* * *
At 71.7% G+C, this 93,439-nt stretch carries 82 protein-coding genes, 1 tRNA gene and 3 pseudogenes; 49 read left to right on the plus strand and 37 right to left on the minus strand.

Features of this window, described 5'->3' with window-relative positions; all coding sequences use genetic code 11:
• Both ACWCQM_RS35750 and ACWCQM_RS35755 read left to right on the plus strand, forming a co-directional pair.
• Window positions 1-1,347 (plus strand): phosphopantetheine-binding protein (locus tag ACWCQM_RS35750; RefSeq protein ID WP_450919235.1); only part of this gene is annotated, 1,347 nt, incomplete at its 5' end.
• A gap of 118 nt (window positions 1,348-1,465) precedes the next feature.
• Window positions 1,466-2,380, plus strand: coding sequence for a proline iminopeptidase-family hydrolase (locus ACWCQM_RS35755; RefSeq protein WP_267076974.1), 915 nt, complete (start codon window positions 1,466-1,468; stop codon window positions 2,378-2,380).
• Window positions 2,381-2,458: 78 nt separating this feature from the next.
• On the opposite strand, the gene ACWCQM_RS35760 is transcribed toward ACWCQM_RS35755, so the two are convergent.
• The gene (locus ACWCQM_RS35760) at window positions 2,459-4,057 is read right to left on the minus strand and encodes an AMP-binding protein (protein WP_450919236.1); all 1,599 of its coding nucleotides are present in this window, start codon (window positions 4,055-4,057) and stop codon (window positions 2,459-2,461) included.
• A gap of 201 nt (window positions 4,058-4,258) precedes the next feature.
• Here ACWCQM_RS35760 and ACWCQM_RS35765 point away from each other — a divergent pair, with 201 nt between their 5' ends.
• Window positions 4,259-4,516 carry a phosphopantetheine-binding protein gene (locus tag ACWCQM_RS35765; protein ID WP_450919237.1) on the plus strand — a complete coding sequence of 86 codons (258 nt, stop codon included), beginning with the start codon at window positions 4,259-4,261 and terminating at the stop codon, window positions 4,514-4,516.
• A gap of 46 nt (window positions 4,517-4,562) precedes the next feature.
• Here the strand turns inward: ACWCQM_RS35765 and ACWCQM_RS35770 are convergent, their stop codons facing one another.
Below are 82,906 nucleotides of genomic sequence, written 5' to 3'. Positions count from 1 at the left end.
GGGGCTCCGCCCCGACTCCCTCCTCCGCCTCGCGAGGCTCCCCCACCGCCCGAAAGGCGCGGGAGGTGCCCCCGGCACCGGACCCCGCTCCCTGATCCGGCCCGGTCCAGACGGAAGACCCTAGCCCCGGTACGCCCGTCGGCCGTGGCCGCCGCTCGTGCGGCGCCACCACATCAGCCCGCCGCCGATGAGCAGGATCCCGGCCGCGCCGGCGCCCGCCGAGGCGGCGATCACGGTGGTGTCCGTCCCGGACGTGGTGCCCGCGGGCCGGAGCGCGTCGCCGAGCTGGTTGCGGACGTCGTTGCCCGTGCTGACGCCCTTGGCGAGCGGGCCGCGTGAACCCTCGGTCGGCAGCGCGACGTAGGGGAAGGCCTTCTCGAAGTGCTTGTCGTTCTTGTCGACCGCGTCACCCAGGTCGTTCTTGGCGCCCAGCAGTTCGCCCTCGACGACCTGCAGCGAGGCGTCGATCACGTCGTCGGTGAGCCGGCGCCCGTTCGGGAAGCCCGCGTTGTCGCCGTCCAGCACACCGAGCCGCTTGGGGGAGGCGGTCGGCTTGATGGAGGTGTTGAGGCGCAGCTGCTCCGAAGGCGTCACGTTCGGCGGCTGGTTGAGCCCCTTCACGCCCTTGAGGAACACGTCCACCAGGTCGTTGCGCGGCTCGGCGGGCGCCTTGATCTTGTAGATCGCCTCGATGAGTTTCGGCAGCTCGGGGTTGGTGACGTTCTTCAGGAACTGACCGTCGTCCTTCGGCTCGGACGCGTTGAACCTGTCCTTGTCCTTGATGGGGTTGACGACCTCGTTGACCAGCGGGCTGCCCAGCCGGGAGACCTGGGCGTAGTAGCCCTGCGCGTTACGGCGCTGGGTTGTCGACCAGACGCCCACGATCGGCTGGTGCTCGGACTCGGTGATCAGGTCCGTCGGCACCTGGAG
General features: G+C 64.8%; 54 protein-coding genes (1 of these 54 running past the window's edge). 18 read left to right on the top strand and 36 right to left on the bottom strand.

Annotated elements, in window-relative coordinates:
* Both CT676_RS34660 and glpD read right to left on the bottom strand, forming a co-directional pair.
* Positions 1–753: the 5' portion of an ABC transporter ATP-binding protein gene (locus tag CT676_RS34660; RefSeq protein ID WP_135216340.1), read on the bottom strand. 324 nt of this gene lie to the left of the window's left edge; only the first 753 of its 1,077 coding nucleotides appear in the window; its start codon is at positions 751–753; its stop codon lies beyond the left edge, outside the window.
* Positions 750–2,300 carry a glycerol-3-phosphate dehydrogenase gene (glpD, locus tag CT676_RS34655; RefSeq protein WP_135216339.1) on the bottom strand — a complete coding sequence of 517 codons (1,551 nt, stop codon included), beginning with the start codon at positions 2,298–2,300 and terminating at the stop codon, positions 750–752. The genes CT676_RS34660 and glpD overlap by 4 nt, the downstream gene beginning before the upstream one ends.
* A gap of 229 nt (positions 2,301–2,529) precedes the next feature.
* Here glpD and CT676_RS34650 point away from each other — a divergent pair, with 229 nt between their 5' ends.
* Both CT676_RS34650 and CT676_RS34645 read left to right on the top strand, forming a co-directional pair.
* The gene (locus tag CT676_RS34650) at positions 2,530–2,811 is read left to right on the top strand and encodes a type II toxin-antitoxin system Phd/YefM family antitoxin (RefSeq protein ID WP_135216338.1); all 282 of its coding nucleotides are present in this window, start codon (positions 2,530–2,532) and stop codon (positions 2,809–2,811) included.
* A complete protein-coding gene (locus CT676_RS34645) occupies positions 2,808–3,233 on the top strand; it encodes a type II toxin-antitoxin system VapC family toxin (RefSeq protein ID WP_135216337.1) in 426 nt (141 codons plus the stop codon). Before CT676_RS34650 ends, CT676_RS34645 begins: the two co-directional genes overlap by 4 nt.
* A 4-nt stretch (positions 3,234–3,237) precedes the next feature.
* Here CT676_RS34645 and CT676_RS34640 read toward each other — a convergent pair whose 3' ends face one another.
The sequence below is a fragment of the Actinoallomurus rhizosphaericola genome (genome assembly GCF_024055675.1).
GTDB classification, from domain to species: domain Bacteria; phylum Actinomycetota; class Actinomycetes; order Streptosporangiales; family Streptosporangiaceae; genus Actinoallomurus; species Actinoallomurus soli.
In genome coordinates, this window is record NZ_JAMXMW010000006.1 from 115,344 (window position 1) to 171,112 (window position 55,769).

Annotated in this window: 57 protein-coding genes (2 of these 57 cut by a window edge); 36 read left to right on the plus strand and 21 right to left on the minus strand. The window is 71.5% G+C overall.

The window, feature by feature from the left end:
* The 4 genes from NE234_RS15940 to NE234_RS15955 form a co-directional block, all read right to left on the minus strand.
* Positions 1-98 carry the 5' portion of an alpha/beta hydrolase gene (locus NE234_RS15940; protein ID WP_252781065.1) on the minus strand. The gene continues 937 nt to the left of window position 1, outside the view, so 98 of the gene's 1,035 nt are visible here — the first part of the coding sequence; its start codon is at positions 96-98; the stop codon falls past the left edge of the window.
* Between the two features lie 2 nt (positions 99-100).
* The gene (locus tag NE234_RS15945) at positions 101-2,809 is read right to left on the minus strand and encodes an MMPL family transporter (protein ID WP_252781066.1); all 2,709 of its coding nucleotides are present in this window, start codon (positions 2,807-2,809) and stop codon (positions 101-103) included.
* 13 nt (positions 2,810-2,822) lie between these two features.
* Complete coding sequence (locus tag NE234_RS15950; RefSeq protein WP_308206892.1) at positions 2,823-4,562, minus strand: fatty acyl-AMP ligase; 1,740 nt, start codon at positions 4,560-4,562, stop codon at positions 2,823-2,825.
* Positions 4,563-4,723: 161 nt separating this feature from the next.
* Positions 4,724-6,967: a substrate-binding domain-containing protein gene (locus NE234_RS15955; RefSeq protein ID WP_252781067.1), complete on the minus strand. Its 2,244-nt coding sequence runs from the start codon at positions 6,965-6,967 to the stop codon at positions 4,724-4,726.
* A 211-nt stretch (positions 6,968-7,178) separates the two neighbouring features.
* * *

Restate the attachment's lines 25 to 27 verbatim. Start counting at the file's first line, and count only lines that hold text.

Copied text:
* The gene (locus tag CT676_RS34650) at positions 2,530–2,811 is read left to right on the top strand and encodes a type II toxin-antitoxin system Phd/YefM family antitoxin (RefSeq protein ID WP_135216338.1); all 282 of its coding nucleotides are present in this window, start codon (positions 2,530–2,532) and stop codon (positions 2,809–2,811) included.
* A complete protein-coding gene (locus CT676_RS34645) occupies positions 2,808–3,233 on the top strand; it encodes a type II toxin-antitoxin system VapC family toxin (RefSeq protein ID WP_135216337.1) in 426 nt (141 codons plus the stop codon). Before CT676_RS34650 ends, CT676_RS34645 begins: the two co-directional genes overlap by 4 nt.
* A 4-nt stretch (positions 3,234–3,237) precedes the next feature.